636.093:615.285.7:57.084

COMPARATIVE STUDY OF RESIDUAL EFFECT DURATION OF INSECTICIDES FROM DIFFERENT CHEMICAL GROUPS ON ADULT STAGE OF Siphonaptera

O.Yu. Eremina1, I.V. Ibragimkhalilova2, Yu.V. Lopatina3

The method of an estimation of action spot-on formulations insecticides by mouse-model against adult rat flea Xenopsylla cheopis (Roth) is developed. Residual action of 9 insecticides (1-100 mg/kg) from 5 groups of chemical compounds are defined. Residual toxic and repellent actions are estimated. The new method gives the chance to predict effective doses of studied preparations and to define residual activity on hematothermal animals, and to cut down expenses on preliminary tests.

Key words: insecticides, rat flea, spot-on, laboratory method, mice.

 

Chemical medications against blood-sucking insects and mites are widely used to protect farm animals, valuable fur-bearing animals in fur farms and small pets. There are various forms of these insecticides: spot-on drops, ear labels, sprays, etc. Active ingredients (AI) of these preparations - organophosphorus compounds (OPC) (diazinon, chlorpyrifos, phosmet, fenthion, etc.), pyrethroids (permethrin, d-phenothrin, zeta-cypermethrin, deltamethrin, cyhalothrin and others), neonicotinoids (imidacloprid), phenyl pirazoles (fipronil, piriprol), imines (amitraz); in recent years, insect growth regulators (IGR) are of an increasing interest - luphenuron (chitin synthesis inhibitor), S-methoprene and pyriproxyfen (analogues of juvenile hormone) (1-3).

Flea is a classical model object for studying the action of insecticides on ectoparasites since fleas can be easily kept in an insectarium. Effects of insecticides on fleas can be studied by several methods: the contact with impregnated surface - filter paper, cloth, carpeting (4) or with treated substrate (5), topical application on the insects of microdroplets the acetone solutions of insecticides (6); to assess a systemic action, insecticides are administered to white mice per os (7) or to white rats with feed (8), and then adult fleas are placed on these animals.

The technically simplest method is a forced contact of adult fleas with treated surface, though its difficult to assess the obtained results owing to uneven time of the contact, distinctions between used surfaces and flea species. Topical method is highly time-consuming. Besides, the described techniques have been developed for insecticides applied indoors and outdoors, whereas the preparations for treatment of warm-blooded animals require much more complicated and high-cost research.

There are many factors influencing the effectiveness of insecticides applied onto the skin of warm-blooded animals barrier function of the skin, solvent properties, enzymatic detoxification, hydrolysis, body temperature and humidity, dissolution in skin oil, deposition in the subcutaneous fat and etc. The degree of penetration can be estimated by comparing the toxicity at introduction per os and via the skin, as well as some physico-chemical characteristics - water solubility and the octanol-water partition coefficient. For example, pyrethroids and phenyl pirazoles are highly soluble in lipids and low-soluble in water, and most of them remain on animals skin (as it can be assumed upon the difference in pyrethroids toxicity depending on routs of their administration). OPC are more hydrophilic and highly soluble in organic solvents; they are almost equally toxic at dermal and oral administration, which indicates a pronounced skin-resorptive effect. Unlike other groups of flea medications, neonicotinoids have very low lipophilicity and relatively high hydrophilicity, which contributes to their penetration into the blood (Table 1).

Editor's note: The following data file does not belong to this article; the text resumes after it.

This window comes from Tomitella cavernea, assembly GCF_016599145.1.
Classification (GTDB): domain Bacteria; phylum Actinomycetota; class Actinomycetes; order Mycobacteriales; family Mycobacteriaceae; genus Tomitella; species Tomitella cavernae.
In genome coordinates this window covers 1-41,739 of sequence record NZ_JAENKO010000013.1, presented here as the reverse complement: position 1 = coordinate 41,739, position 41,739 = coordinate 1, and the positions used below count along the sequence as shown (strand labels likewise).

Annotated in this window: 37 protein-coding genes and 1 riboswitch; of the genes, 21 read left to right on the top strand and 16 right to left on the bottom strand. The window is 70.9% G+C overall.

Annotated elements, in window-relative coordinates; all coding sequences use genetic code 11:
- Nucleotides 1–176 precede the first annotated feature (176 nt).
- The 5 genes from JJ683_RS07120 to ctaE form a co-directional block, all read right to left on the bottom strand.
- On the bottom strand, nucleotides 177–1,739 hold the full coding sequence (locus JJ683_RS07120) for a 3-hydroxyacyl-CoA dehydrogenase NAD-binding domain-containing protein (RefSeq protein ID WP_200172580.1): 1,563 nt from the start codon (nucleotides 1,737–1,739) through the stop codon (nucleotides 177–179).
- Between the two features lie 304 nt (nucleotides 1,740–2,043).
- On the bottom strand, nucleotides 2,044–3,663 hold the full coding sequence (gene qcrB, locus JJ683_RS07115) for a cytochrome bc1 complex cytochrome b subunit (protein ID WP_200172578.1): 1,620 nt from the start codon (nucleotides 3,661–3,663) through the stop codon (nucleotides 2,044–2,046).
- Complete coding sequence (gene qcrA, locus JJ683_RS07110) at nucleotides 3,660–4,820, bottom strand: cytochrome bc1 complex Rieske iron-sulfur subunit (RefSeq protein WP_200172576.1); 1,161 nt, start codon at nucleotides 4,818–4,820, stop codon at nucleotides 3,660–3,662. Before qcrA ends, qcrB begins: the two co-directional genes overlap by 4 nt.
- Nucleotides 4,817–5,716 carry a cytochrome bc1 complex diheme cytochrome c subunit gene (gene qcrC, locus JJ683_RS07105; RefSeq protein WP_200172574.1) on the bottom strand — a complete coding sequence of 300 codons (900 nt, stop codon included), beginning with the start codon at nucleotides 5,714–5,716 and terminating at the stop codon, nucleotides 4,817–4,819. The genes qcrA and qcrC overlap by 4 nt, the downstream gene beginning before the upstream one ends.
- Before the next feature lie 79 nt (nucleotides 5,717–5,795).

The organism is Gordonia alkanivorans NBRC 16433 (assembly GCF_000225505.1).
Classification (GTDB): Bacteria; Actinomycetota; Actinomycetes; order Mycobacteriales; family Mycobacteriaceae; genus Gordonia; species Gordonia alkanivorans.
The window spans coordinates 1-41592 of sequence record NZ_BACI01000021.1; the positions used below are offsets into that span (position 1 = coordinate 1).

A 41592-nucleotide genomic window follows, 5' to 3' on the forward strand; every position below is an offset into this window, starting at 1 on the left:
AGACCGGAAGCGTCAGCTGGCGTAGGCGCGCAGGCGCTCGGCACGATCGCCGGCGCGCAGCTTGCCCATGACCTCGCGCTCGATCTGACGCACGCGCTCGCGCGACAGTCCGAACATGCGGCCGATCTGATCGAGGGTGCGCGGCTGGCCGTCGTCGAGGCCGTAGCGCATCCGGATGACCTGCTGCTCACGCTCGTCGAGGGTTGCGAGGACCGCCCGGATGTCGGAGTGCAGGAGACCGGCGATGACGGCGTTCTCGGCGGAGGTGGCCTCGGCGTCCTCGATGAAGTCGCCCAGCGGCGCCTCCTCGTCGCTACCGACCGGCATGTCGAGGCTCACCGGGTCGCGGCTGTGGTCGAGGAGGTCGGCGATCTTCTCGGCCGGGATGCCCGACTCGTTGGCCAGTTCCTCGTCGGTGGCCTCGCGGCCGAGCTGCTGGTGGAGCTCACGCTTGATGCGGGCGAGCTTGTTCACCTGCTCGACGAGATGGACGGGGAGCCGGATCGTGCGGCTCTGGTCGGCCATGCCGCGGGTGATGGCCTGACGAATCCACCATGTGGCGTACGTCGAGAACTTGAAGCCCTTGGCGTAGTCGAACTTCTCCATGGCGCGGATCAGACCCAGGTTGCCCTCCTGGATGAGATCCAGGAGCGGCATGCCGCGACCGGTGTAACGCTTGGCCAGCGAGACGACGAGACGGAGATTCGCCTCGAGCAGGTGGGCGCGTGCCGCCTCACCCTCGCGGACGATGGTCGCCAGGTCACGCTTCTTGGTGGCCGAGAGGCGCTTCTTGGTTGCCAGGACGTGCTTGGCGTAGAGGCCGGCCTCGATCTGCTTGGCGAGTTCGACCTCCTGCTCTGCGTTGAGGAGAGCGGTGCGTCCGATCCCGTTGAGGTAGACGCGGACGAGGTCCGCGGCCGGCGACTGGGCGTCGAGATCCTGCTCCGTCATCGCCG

1. Toxicity indices and physico-chemical properties of tested insecticides

Insecticide (AI)

LD50 for white laboratorial mice, mg/kg

STC

Solubility in water, mg/l

Lipophilicity, Log octanol/water

per os

on skin

Diazinon

96

500

95

40

3,81

Fenthion

145

500

57

55

4,09

Phenothrin

> 5000

> 10 000

> 3333

2

> 5,70

Permethrin

650

> 2500

> 3333

0,2

6,50

Alfa-cypermethrin

35

> 2000

2 7000

0,01

6,94

Cyphenothrin

350

> 5000

> 3100

< 0,1

6,20

Fipronil

100

400

2000

2

4,00

Imidacloprid

150

> 2000

910

510

0,57

Pyriproxyfen

> 5000

> 5000

a

< 1000

5,37

Note. STC (selective toxicity coefficient) = LD50 for hematothermal animals at on-skin application / LD50 for insects at topical treatment. STC was calculated upon the data of insecticides toxicity (N.N. Melnikov et al., 1995) and indices of their toxicity for insects (Methodological instructions MU 3.5.2.2358-08, S.A. Roslavtseva et al., 2009); the analogue of juvenile hormone, has no insecticidal action on insects).

Selective toxicity of preparations for animal protection against ectoparasites is quite important during the development of such medications. OPS were found to have a lowest STC indicating their potential danger for warm-blooded animals (selective toxicity coefficient (STC) = LD50 for warm-blooded animals at on-skin application / LD50 for insects at topical application) (Table 1).

The purpose of this study was to compare the duration of protective action of insecticides using the low-cost method of testing on warm-blooded animals developed by the authors.

Technique. Experiments were performed on adult fleas Xenopsylla cheopis (Roth.) 1-3-week-old, not fed, not separated by gender (the laboratorial flea culture from insectarium of the All-Russia Research and Development Institute of Disinfectology, Moscow).

Tested insecticides the spot-on preparations: the insecticide-acaricide drops SERKO (diazinon 15,0% by Grand Platinum, Russia), cyphenothrin (cyphenothrin 40%, pyriproxyfen 2% by Sentrypro XFC, USA), phenothrin (d-phenothrin 85,7% by Hartz, The Hartz Mountain Corp., USA), Frontline (fipronil 10,0% by Merial, France), Advantage (imidacloprid 10% by Bayer, Germany). Other tested insecticide solutions in propylene glycol ether contained AI - pyriproxyfen (5%), fenthion (15%), permethrin and pyriproxyfen (respectively, 45 and 5%), and alfa-cypermethrin and pyriproxyfen (respectively, 8 and 5%).